A single-engine accident in Florida recently in which two people died shortly after takeoff reminded me of another high-performance single-engine airplane accident that happened at Santa Monica airport in 2009. A SIAI-Marchetti SF-260C crashed onto the runway shortly after taking off, killing two people onboard. I’m not suggesting that the cause of the accidents were the same, but nonetheless, they both happened immediately after the airplanes departed.
Sitting in the jump seat of a corporate Gulfstream G450 on approach to Morristown Municipal Airport’s Runway 5, I saw the tiny starlings a fraction of a second before the copilot called out, matter-of-factly, “Birds.” We flew through an entire flock of the little creatures and, although I was pretty sure we’d hit more than one, I didn’t feel or even hear their impact. The bloody stains we discovered on the Gulfstream’s nose and right wing once the airplane was pulled into the hangar, however, confirmed we’d struck two of the unfortunate animals.
Winter is rapidly approaching, bringing with it more challenging flying conditions. According to the AOPA Air Safety Institute’s annual Nall Report, one factor that causes about a quarter of weather-related accidents is ice. While you are not immune to icing conditions in the summer, you will more likely encounter this phenomenon in the winter. As the air gets colder, freezing temperatures are more likely to exist at the altitude at which you fly.
The apprentice system made a lot of sense in its day, though apprentices, from Ben Franklin on down through the generations, have had a less charitable view of the process. They felt a bit abused by the system, suffering through poor wages, difficult working conditions, long commitments and uncertain job prospects once they'd done their time. Sound familiar?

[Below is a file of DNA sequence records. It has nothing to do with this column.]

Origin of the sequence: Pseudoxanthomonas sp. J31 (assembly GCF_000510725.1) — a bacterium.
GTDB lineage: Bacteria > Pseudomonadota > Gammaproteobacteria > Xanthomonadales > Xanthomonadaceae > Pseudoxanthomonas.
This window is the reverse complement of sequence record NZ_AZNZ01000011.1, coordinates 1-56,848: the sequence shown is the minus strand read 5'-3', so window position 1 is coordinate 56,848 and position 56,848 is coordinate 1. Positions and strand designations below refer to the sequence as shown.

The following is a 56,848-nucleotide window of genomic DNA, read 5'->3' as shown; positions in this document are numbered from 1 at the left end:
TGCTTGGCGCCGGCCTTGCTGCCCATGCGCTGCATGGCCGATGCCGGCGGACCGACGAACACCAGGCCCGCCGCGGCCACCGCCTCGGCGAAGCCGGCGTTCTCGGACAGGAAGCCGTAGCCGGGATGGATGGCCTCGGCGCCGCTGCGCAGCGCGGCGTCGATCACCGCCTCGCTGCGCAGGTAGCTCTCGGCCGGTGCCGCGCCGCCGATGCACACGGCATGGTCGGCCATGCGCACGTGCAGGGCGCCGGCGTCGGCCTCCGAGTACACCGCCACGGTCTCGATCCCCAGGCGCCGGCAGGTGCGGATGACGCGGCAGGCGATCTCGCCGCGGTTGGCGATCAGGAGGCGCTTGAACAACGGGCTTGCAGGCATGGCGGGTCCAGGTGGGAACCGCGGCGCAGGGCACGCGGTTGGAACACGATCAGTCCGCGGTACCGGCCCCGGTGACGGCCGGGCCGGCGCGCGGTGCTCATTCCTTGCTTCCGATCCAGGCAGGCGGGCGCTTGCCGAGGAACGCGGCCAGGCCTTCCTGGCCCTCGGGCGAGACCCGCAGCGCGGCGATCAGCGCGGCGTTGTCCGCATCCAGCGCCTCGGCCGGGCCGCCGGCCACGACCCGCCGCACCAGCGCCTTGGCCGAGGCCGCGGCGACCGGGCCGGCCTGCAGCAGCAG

Wow, what an eye opener! Last night I completed 1.4 hours of my 3-hour night flight-training requirement for the private certificate, single-engine rating, with First Landings Aviation CFI Chris Esposito. I shot 8 full-stop landings in the Remos GX, leaving the last two of the 10 required for my dual cross-country night flight. All I can say is: What a different world than day VFR flight. That should seem obvious to anyone, but until I actually experienced it, I didn’t realize how different it would be and that reading about it in the prep books doesn’t do it justice.
None of the pilots I’ve talked to were surprised by Garmin’s decision to discontinue production of its ubiquitous GNS 530W and GNS 430W all-in-one GPS/navcoms (production of the 530 ends this month and the 430 sometime next year). Really, who could be? These hugely successful units have been in production for well over a decade. Could you imagine Apple selling the same iPhone for more than 10 years? Or even two years?
Sunday morning got off to an absurd start with my email inbox filling up with forwarded messages that a high-profile person in aviation (I'll leave it at that) had called Burt Rutan a "failure," though why anyone would utter such nonsense is beyond me. Knowing just this, a reasonable person would have to conclude that it simply wasn't true, so enough said on that count.
But still, the question was raised, and so here goes.
While Rutan's golf game gets mixed reviews, his impact as an airplane designer is the very pinnacle of success.
Laser pointers are fun, aren’t they? We’ve all held or at least seen these pen-sized gadgets. They're useful for highlighting particularly interesting parts of PowerPoint slides or mounting to rifles and pistols for improved long-distance targeting. I personally am guilty of making cats do burnouts across the kitchen floor with a red laser pen.
I was watching a commercial for Apple's new iPhone 4S between innings of the World Series last night and it occurred to me to wonder, "What if Siri," the new virtual assistant you get with the Apple iPhone 4S, "was a pilot?" That would change everything.
Rescue crews of two airplanes, one a military Hercules, the other a Cessna 172 Skyhawk, went on a search for a downed airplane near Regina, Saskatchewan, Canada last week that is sure to stay in their memories for a while and will also serve as a good lesson in ELT operations. The airplanes were dispatched by the Joint Rescue Coordination Center in Trenton, Ontario in response to an emergency locator transmitter signal, according to Frank Schuurmans, the president of Civil Air Search and Rescue Association (CASARA) of Saskatchewan.